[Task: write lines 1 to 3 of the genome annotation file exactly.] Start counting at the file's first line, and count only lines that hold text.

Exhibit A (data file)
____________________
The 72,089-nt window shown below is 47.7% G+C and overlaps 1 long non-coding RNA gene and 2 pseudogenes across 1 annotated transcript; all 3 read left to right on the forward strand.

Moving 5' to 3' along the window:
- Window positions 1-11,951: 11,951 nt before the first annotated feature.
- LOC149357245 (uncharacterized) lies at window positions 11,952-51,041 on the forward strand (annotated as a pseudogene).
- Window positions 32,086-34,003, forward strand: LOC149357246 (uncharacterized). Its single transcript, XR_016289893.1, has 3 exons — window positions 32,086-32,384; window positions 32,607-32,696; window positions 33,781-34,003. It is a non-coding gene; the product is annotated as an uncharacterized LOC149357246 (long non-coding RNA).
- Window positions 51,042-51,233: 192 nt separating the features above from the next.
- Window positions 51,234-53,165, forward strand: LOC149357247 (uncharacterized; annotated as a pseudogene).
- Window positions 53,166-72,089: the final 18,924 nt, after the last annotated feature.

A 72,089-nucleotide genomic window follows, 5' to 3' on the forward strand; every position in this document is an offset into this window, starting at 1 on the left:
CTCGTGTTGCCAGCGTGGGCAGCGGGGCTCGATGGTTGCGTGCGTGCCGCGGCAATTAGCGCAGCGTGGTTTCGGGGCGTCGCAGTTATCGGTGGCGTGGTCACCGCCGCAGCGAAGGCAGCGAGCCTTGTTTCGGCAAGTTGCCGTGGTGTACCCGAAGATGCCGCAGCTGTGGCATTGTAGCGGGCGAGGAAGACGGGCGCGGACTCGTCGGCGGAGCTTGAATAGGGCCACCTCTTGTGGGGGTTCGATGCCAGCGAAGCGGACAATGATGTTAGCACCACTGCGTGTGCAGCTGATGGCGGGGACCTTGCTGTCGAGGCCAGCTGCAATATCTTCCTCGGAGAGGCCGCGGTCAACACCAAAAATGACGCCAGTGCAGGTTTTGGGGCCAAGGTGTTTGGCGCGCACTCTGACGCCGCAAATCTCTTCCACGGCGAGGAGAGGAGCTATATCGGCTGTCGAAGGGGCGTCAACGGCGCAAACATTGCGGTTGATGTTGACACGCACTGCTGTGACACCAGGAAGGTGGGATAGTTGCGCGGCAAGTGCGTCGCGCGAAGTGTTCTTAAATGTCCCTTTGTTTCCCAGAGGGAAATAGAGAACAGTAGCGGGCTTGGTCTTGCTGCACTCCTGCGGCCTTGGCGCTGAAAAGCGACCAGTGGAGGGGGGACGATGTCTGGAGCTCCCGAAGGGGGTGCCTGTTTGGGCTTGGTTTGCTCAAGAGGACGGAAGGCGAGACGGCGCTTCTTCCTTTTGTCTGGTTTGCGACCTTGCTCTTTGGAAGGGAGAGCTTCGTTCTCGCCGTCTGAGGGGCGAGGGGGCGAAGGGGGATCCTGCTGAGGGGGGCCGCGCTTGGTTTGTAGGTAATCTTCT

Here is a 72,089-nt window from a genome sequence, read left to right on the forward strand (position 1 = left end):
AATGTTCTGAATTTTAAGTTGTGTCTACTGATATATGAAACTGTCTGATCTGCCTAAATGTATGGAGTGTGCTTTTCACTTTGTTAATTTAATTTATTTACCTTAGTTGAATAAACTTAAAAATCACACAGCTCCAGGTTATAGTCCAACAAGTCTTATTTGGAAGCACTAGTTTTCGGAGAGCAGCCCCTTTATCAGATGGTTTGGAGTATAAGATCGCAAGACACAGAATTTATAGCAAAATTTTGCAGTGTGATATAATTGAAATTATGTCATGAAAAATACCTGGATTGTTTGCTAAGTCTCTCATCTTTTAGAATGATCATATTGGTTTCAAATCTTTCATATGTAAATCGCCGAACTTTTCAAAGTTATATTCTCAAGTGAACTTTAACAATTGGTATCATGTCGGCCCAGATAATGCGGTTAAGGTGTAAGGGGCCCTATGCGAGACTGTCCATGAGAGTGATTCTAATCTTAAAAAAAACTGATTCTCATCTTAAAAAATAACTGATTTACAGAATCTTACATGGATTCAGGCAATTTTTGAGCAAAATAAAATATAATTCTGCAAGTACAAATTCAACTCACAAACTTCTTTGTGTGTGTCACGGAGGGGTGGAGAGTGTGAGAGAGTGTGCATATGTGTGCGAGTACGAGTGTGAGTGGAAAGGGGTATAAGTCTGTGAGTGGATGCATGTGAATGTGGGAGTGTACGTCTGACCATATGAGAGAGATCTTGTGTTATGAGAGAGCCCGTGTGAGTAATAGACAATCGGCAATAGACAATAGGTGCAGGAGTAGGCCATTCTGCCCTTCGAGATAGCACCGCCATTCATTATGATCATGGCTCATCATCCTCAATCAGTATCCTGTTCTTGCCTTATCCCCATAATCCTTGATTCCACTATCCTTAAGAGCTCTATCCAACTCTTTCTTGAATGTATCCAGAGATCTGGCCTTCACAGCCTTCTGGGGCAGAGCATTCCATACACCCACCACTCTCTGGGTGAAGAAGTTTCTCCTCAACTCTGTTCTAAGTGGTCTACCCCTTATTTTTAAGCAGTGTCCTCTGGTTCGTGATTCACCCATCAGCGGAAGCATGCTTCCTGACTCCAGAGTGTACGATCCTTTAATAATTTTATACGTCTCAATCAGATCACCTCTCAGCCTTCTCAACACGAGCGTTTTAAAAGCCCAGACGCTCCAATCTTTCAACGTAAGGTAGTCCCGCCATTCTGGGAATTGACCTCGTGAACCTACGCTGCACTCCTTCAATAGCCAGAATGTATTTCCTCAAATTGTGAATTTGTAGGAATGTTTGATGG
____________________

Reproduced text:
The 72,089-nt window shown below is 47.7% G+C and overlaps 1 long non-coding RNA gene and 2 pseudogenes across 1 annotated transcript; all 3 read left to right on the forward strand.

Moving 5' to 3' along the window:
- Window positions 1-11,951: 11,951 nt before the first annotated feature.